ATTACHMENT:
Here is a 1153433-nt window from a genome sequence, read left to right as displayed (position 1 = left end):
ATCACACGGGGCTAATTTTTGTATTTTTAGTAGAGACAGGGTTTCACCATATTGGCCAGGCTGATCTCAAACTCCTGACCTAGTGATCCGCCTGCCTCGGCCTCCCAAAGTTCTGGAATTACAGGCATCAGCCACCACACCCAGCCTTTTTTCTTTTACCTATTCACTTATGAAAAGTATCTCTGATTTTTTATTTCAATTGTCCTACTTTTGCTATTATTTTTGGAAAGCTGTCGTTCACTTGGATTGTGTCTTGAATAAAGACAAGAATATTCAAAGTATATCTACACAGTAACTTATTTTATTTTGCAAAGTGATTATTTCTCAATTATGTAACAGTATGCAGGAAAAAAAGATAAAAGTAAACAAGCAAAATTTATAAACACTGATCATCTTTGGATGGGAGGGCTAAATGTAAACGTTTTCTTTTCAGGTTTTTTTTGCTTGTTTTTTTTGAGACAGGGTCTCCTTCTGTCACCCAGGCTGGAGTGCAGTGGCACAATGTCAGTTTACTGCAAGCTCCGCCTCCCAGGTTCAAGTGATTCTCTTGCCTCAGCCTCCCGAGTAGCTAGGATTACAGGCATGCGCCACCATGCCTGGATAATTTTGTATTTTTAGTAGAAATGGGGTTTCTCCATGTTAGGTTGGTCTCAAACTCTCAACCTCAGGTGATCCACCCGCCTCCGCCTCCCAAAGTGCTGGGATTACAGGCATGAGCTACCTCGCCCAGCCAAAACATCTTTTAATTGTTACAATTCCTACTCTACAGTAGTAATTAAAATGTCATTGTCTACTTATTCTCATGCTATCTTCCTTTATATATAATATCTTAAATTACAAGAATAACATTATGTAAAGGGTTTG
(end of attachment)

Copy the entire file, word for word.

Here is a 1153433-nt window from a genome sequence, read left to right as displayed (position 1 = left end):
ATCACACGGGGCTAATTTTTGTATTTTTAGTAGAGACAGGGTTTCACCATATTGGCCAGGCTGATCTCAAACTCCTGACCTAGTGATCCGCCTGCCTCGGCCTCCCAAAGTTCTGGAATTACAGGCATCAGCCACCACACCCAGCCTTTTTTCTTTTACCTATTCACTTATGAAAAGTATCTCTGATTTTTTATTTCAATTGTCCTACTTTTGCTATTATTTTTGGAAAGCTGTCGTTCACTTGGATTGTGTCTTGAATAAAGACAAGAATATTCAAAGTATATCTACACAGTAACTTATTTTATTTTGCAAAGTGATTATTTCTCAATTATGTAACAGTATGCAGGAAAAAAAGATAAAAGTAAACAAGCAAAATTTATAAACACTGATCATCTTTGGATGGGAGGGCTAAATGTAAACGTTTTCTTTTCAGGTTTTTTTTGCTTGTTTTTTTTGAGACAGGGTCTCCTTCTGTCACCCAGGCTGGAGTGCAGTGGCACAATGTCAGTTTACTGCAAGCTCCGCCTCCCAGGTTCAAGTGATTCTCTTGCCTCAGCCTCCCGAGTAGCTAGGATTACAGGCATGCGCCACCATGCCTGGATAATTTTGTATTTTTAGTAGAAATGGGGTTTCTCCATGTTAGGTTGGTCTCAAACTCTCAACCTCAGGTGATCCACCCGCCTCCGCCTCCCAAAGTGCTGGGATTACAGGCATGAGCTACCTCGCCCAGCCAAAACATCTTTTAATTGTTACAATTCCTACTCTACAGTAGTAATTAAAATGTCATTGTCTACTTATTCTCATGCTATCTTCCTTTATATATAATATCTTAAATTACAAGAATAACATTATGTAAAGGGTTTG